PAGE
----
I have a simple product ordering form.

A hacker is attempting to validate stolen credit card numbers by making two orders per minute with a bot.

99% of the orders are declined but some are completed. Which tells the hacker that credit card is a valid and active card.

Using a CAPTCHA or similar to prevent these attacks is unfortunately not an option.

Here is my strategy for limiting the attack:

  • Set a rate limit of one order per IP per five minutes. Do not allow multiple submissions to the same form from the same IP within five minutes.
  • Record every IP address that submits to the order form.
  • Fetch the recent order data from the shopping cart API.
  • Correlate the recent order IP's with every new order's IP.
  • If the rate limit is exceeded for a matched IP then discard the order submissions.
  • If the rate limit is exceeded for a matched IP then block the order submissions IP.

Is there a pattern that already exists for this kind of credit card transaction rate limiting?

Recommendations for existing libraries which use this pattern would also help me to research how others have solved this problem.


closed as off-topic by Jeff Ferland Mar 11 '15 at 22:43

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  • I have edited my question. Please review. – dbasch Mar 12 '15 at 15:18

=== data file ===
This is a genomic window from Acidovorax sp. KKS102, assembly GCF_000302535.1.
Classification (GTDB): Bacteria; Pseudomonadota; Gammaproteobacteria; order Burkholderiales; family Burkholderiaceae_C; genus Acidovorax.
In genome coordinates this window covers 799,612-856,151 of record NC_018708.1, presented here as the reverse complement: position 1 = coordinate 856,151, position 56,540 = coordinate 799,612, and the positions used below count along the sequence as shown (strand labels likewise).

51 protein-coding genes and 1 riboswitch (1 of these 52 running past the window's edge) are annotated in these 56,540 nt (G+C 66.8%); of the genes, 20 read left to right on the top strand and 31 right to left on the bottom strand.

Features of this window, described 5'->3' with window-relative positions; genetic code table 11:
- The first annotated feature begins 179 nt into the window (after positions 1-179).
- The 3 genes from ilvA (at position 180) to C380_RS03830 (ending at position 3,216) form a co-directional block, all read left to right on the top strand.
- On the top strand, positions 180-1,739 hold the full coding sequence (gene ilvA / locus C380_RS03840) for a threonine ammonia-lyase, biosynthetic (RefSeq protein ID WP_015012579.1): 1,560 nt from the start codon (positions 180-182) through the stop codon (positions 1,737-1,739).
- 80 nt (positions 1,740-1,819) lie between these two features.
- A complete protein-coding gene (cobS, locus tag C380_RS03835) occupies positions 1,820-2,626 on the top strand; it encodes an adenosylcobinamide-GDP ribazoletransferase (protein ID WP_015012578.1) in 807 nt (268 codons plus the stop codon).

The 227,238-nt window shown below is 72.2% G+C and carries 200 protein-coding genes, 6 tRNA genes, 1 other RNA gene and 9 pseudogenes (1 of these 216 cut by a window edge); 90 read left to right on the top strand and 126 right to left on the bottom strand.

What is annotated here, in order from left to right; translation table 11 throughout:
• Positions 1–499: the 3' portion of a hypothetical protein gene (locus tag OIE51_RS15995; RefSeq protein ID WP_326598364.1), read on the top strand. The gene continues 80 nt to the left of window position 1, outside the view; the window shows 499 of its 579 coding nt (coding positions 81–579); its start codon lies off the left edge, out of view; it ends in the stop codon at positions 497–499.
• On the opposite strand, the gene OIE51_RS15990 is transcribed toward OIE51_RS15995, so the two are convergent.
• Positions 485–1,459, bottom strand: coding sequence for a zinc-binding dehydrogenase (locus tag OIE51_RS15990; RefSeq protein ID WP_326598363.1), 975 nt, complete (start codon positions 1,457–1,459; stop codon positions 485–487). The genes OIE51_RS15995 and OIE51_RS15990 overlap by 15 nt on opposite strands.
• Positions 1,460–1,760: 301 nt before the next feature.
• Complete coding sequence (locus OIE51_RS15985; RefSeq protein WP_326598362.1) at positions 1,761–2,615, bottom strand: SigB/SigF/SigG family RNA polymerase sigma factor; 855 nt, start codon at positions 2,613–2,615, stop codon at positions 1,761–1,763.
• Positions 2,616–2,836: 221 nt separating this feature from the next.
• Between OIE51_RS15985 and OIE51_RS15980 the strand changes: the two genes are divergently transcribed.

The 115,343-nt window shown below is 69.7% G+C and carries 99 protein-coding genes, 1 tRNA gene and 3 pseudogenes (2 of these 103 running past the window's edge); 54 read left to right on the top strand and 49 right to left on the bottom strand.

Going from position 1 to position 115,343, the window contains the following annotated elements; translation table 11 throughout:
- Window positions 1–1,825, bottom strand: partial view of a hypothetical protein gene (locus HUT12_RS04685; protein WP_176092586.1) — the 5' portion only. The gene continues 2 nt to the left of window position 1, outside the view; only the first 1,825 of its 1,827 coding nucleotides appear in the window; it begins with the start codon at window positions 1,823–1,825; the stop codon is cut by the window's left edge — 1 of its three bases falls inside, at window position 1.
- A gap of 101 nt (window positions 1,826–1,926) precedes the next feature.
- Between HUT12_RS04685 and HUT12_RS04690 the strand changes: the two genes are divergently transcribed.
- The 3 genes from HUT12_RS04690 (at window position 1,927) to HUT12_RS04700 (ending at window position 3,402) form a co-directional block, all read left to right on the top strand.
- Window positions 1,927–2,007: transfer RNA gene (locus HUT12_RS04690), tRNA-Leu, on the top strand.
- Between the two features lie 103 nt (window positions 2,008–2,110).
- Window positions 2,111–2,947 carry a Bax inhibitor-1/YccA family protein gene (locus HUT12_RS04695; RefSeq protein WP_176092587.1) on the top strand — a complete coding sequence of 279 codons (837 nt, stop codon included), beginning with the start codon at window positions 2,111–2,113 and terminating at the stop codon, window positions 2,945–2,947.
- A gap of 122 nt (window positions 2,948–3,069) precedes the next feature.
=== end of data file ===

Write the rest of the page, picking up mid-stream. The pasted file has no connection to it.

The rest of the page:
I would say: Ask your acquirer. If you roll your own library or use a 3rd party service, the rate limiting might not Count towards you in "fraud fighting score" at all, and you will still be liable if the order makes it through.

If you select such services by your acquirer, then the acquirer knows that you are actively fighting against fraud, and the acquirer might swallow any fraud that happens to originate from you, and you might also even get lower rates.

I would say, one great thing to do is block so the issuing country of the credit card must match the IP country of the visitor. Then you have closed the door for a large amount of fraud. If your service is only usable in a few countries, you can also lock down so only those countries (both when it comes to IP and card issuance country) is permitted.

Another thing you can do is to use Verified by visa/3DSecure. VBV/3DS will trigger even if the expiry date or CVV is invalid, so the customer will not get to know if the card is valid unless the customer does authenticate Verified By Visa/3DSecure correctly.

You can use VBV/3DS in 2 modes: Either you use it in the "normal" mode, where cards without VBV/3DS will go through without problems. But you can also ask your acquirer to set your service to REQUIRE VBV/3DS, eg if the card issuer does not support VBV/3DS, the transaction is rejected. Not all acquirers might have this service available.

  • Yes, you are correct. I should ask the acquirer if they have any fraud protection features that would be useful for this situation. Thanks! – dbasch Mar 11 '15 at 21:49

You didn't specify what your site is built with. If by chance you're using Ruby, there is an excellent rack-attack library by Kickstarter.

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